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Czech Poet Miroslav Holub Had Oberlin Ties
By David Young

 

Miroslav Holub
Miroslav Holub, 1923-1998

 

PHOTOGRAPH COURTESY OF
DAVID YOUNG

 

SEPTEMBER 11, 1998--Miroslav Holub, the Czech poet and scientist who died unexpectedly in Prague July 14, had important literary ties to Oberlin College.

Frequently short-listed for the Nobel Prize in Literature, Holub, who was 74, often lived, taught, and worked at Oberlin during his visits to the United States. Holub enjoyed a relationship with the school and the town that grew out of his close friendship with his American translators. , poet Stuart Friebert, professor emeritus of creative writing, and me.

With Holub's sudden and unexpected death we have lost one of the stalwart spirits of our century, a man who was able to survive first Nazism, then Stalinism, while managing to keep alive the rigorous self-corrections of the practicing scientist and the fierce, unquenchable spirit of art--in other words, the two domains of the human spirit that our century's tyrannies and horrors have not been able to destroy.

Oberlin College Press published three of Holub's collections in its distinguished Field Translation Series: Sagittal Section (1980)--the work of Stuart Friebert, professor emeritus of creative writing, who was Holub's first American translator; Interferon, or On Theater (1982), and Vanishing Lung Syndrome (1990). These collections, along with earlier and later work, formed the basis of Intensive Care (1996), a selection of old and new poems encompassing some 40 years. While Holub's fame in Europe made him, especially in recent years, one of the two or three most-admired living poets, these U. S. publications secured for him a loyal American following. Milkweed Press published a collection of his recent essays, Shedding Life (1997), last fall.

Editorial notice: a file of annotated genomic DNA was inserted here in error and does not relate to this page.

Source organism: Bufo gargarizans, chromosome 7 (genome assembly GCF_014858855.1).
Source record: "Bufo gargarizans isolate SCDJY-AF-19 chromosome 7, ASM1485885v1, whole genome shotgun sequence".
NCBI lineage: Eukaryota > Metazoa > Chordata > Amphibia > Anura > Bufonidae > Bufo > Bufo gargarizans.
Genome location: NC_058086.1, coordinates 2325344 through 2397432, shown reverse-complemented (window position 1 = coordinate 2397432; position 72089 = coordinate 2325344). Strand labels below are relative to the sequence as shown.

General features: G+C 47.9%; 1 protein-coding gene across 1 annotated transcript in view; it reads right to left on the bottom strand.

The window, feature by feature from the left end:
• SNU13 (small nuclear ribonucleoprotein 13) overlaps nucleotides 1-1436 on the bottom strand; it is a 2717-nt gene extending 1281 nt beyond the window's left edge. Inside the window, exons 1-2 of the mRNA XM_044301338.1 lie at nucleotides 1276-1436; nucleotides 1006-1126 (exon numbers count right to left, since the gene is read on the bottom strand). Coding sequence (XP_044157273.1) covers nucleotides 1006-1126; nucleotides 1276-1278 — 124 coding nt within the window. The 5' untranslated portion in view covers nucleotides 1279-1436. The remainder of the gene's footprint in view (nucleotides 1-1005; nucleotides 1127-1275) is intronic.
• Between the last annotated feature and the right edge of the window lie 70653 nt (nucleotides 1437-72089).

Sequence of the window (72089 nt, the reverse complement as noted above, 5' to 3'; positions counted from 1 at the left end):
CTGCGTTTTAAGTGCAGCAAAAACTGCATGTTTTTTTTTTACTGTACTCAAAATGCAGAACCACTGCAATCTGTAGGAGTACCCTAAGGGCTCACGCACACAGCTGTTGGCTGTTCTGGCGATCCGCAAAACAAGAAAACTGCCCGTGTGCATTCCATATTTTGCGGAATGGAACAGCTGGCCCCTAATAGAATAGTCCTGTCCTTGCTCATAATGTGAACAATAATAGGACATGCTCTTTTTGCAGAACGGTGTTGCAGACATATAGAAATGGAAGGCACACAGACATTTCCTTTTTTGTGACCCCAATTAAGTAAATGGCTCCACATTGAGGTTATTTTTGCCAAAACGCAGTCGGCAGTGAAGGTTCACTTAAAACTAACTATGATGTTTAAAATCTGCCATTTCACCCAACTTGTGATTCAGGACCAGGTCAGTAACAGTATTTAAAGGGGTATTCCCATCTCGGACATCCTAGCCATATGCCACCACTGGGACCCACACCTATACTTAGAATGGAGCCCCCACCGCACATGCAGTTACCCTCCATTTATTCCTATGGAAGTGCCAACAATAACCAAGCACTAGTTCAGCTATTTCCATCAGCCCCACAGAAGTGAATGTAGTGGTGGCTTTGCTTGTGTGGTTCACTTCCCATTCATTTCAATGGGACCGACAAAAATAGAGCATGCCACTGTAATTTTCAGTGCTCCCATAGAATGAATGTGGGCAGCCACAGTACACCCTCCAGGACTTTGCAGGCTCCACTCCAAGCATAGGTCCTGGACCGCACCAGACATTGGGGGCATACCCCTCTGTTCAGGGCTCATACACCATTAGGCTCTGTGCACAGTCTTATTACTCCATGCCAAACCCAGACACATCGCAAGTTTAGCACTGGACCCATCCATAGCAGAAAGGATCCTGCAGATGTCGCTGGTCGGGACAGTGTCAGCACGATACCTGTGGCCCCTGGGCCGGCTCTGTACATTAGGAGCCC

Celebrated around the world for his unique fusion of the poet's and scientist's perspectives on history, culture, suffering, and folly, Holub traveled widely to literary and scientific gatherings since the Velvet Revolution marked the end of Communist rule in Czechoslovakia in 1989.

Famous for his ironic wit and the cool precision of his fantastic metaphors, Holub was sometimes compared with John Donne and the metaphysical poets of the 17th century. His own artistic roots, however, were more contemporary. A strong affinity with the European expressionist and experimental tradition of this century--the artists Miro and Picasso, for example, and poets Jean Arp and Tristan Tzara--has often been noted. His work was also compared with that of other East European writers, including Milan Kundera, Zbigniew Herbert, and Wislawa Szymborska.

Miroslav Holub was born in Pilsen September 23, 1923. He studied medicine at Charles University in Prague after World War II and became known, first in his own country and then internationally, as a distinguished research scientist specializing in immunology. His career as a poet was concurrent; his first book of poems, Day Duty, was published in 1958.

His wife, Jitka, and three children survive. One of his children inspired a typical Holub poem, "Spacetime."